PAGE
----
That’s what the Bible says, but the historical context matters.

To be clear, the Herodian Kingdom did largely correspond to what we now know as modern-day Israel. It was a client state subservient to the Roman Empire, ruled by Herod the Great, who had been appointed king by the Roman Senate.

Egypt, or Aegyptus, was a Roman province and run by a prefect appointed by the emperor. There were many administrative vagaries among the vast territory Rome controlled at the time, but experts told us one thing was clear: Anyone who lived in the empire could pretty much go wherever they wanted. Well, as long as they paid their taxes.

Clifford Ando, professor of classics, history and law at the University of Chicago, said historical accounts of the period offer an incomplete picture. But for the most part, we can say the empire did not restrict movement in a way comparable to requiring paperwork to cross provinces. There were customs stations in ports and on roads to tax goods, but nothing like a border patrol.

"Rome did think of itself as keeping loose track of the borders of the empire, and of course it took a periodic census, and so did loosely record where people resided and owned property once a cycle," Ando said. "That's not the same thing as saying you couldn't move."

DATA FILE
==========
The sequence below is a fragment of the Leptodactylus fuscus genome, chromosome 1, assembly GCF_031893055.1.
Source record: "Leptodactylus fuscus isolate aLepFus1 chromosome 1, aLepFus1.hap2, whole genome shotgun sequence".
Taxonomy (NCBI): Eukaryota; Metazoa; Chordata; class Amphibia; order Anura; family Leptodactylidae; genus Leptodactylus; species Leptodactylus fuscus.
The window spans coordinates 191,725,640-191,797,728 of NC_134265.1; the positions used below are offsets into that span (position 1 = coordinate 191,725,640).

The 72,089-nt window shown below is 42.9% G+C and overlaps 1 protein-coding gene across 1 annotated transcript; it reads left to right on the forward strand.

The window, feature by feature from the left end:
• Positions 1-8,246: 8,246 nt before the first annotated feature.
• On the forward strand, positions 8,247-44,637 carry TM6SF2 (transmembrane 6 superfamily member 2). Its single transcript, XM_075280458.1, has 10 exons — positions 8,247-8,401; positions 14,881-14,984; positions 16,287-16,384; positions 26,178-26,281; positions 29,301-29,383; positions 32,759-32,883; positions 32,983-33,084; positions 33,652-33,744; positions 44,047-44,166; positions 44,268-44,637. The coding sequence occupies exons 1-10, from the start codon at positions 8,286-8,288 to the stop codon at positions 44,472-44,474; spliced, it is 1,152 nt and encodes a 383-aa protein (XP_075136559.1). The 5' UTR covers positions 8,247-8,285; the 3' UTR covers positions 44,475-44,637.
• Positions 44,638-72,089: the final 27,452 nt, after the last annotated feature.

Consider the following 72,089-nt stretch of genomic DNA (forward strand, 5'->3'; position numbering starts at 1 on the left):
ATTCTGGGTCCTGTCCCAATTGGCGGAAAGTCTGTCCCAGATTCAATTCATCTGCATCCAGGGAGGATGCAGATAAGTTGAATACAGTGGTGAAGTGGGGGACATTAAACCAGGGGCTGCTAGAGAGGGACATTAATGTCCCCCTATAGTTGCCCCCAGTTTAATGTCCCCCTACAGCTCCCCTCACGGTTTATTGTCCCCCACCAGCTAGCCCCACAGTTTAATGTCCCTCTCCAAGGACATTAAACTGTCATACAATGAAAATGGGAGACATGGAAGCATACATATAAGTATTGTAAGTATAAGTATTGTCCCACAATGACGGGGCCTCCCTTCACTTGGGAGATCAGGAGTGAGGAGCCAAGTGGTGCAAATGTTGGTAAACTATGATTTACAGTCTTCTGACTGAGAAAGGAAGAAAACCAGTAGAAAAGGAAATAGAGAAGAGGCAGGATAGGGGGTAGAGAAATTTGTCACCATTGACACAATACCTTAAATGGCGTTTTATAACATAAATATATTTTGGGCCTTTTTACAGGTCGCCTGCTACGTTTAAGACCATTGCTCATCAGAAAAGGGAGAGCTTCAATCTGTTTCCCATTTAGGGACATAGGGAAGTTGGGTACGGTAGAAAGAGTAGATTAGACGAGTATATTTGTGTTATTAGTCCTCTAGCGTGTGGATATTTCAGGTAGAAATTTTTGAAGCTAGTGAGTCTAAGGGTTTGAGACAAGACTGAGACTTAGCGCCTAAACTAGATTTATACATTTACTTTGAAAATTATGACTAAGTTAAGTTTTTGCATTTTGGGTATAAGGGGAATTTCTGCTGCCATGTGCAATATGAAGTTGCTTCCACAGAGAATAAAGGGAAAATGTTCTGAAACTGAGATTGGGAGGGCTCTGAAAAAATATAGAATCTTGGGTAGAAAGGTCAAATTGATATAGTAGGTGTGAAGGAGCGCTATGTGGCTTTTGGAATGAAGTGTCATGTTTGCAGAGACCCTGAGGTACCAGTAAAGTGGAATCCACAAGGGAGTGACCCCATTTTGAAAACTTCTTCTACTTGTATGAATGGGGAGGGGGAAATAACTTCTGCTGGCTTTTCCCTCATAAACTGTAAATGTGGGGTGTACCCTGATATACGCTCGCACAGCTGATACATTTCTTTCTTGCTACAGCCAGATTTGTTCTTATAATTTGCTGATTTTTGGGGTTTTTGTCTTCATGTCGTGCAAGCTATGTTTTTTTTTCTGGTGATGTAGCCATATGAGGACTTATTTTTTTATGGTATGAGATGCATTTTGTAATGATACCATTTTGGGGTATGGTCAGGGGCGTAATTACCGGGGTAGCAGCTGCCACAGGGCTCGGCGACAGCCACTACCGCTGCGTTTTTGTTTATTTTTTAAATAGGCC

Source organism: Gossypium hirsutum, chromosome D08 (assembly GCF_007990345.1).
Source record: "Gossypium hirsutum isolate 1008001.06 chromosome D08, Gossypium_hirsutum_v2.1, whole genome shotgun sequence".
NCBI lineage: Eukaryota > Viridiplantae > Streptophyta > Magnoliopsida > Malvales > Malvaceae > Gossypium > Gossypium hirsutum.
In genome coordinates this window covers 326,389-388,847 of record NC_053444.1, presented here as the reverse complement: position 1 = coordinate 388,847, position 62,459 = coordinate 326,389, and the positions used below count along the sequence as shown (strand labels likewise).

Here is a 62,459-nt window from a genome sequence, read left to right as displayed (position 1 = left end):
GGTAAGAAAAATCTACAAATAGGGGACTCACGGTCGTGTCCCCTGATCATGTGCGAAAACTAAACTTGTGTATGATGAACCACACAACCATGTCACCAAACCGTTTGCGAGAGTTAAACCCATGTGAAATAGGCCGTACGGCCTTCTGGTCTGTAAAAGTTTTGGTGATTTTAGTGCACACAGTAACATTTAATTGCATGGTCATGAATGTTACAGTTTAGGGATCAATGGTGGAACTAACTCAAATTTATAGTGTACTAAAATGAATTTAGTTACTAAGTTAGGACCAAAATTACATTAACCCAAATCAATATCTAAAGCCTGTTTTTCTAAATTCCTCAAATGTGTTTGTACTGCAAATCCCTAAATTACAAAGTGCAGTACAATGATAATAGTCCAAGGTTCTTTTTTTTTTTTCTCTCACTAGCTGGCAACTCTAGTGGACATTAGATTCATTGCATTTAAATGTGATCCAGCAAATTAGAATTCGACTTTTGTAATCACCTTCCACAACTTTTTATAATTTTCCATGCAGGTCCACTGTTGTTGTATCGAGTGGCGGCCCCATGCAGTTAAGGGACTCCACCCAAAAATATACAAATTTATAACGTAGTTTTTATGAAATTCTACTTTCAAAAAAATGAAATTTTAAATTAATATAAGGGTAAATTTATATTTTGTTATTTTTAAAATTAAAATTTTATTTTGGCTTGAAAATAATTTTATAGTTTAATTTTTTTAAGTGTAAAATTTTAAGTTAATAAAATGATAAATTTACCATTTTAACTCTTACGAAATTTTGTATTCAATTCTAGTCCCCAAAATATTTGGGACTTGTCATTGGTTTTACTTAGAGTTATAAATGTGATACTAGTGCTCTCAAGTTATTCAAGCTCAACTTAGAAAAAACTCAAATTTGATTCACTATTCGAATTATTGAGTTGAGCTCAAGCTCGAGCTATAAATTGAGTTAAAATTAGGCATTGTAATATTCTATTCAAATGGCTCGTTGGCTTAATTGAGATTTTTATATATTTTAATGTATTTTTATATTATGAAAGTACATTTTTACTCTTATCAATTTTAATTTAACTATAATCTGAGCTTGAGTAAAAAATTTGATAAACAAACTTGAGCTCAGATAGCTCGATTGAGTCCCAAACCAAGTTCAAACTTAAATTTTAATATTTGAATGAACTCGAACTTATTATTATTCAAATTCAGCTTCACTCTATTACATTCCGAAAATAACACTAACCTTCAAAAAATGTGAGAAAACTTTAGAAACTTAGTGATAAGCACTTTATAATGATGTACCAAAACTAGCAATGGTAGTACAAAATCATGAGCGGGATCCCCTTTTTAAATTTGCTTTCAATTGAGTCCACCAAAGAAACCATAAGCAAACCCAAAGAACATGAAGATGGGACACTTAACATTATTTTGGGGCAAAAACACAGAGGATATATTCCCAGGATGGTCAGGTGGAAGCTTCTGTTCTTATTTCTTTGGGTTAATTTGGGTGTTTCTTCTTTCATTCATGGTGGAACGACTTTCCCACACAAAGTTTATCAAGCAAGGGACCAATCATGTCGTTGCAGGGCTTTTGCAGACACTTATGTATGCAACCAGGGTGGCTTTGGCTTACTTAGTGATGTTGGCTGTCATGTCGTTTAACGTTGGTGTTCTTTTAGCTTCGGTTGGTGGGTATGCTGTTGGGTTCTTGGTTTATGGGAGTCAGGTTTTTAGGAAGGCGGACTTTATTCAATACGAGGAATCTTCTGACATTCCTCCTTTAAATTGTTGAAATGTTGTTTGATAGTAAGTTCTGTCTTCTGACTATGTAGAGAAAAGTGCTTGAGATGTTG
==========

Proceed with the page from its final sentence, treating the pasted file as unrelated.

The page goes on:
By the second century C.E., subjects moving to a new province were required to register with the government, he said, but only if they planned to settle there. That likely was not what Joseph had in mind after being warned by God to flee to Egypt.

Even though many scholars don’t agree on the exact years Jesus was born or moved to Nazareth as a youth, we know the family left Egypt after Herod the Great died in 4 B.C.E. The region known as Judaea (where Bethlehem was) became a Roman province in 6 C.E., after Rome removed Herod’s son Archelaus, who had become king of that portion of Herod’s kingdom. Nazareth, meanwhile, was in Galilee, an area later ruled by Herod’s son Antipas, known as the king who eventually beheaded John the Baptist.

Charles Cochran, senior pastor at First Christian Church in Charleroi, Pa., said the Bible is full of scripture that illustrates the idea of accepting others as they are and helping those in need. But Eller’s description of Jesus and his family as comparable to undocumented immigrants was too much of a stretch, he said.  

"Joseph had to be cautious, but the caution had nothing to do with immigration status," Cochran said. "It was much more like sneaking across the Georgia-Alabama line than across the Rio Grande."

Our ruling

Eller said, "Jesus was an undocumented immigrant."

He was making the point that Jesus and his family had to escape to a new land to avoid danger, as immigrant families sometimes do. In a historical context, however, Herod’s kingdom and the province of Egypt were ultimately governed by the Roman Empire, and weren’t separate nations as we know them now. Experts said there were likely very few, if any, restrictions on movement between the two, making the situation more akin to fleeing a state than another country.

We rate Eller’s statement False.